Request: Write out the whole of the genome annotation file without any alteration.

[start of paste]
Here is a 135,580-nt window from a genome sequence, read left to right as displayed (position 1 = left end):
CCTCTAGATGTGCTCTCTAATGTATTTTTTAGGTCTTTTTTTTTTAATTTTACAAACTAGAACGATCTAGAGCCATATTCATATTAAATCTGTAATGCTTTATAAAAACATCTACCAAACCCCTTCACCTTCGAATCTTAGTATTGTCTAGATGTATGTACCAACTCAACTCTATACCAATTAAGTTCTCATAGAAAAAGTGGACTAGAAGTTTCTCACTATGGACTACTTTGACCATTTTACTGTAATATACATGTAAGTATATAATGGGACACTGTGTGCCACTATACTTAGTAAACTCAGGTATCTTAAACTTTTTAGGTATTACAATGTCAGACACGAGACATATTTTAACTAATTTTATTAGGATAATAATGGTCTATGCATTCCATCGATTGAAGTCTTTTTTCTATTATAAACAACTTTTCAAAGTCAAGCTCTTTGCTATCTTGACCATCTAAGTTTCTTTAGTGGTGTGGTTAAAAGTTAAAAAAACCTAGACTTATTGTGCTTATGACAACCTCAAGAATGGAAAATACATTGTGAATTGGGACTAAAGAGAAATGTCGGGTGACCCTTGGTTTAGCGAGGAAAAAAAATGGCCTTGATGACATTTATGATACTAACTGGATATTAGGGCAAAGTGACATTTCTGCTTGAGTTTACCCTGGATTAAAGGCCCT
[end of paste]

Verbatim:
Here is a 135,580-nt window from a genome sequence, read left to right as displayed (position 1 = left end):
CCTCTAGATGTGCTCTCTAATGTATTTTTTAGGTCTTTTTTTTTTAATTTTACAAACTAGAACGATCTAGAGCCATATTCATATTAAATCTGTAATGCTTTATAAAAACATCTACCAAACCCCTTCACCTTCGAATCTTAGTATTGTCTAGATGTATGTACCAACTCAACTCTATACCAATTAAGTTCTCATAGAAAAAGTGGACTAGAAGTTTCTCACTATGGACTACTTTGACCATTTTACTGTAATATACATGTAAGTATATAATGGGACACTGTGTGCCACTATACTTAGTAAACTCAGGTATCTTAAACTTTTTAGGTATTACAATGTCAGACACGAGACATATTTTAACTAATTTTATTAGGATAATAATGGTCTATGCATTCCATCGATTGAAGTCTTTTTTCTATTATAAACAACTTTTCAAAGTCAAGCTCTTTGCTATCTTGACCATCTAAGTTTCTTTAGTGGTGTGGTTAAAAGTTAAAAAAACCTAGACTTATTGTGCTTATGACAACCTCAAGAATGGAAAATACATTGTGAATTGGGACTAAAGAGAAATGTCGGGTGACCCTTGGTTTAGCGAGGAAAAAAAATGGCCTTGATGACATTTATGATACTAACTGGATATTAGGGCAAAGTGACATTTCTGCTTGAGTTTACCCTGGATTAAAGGCCCT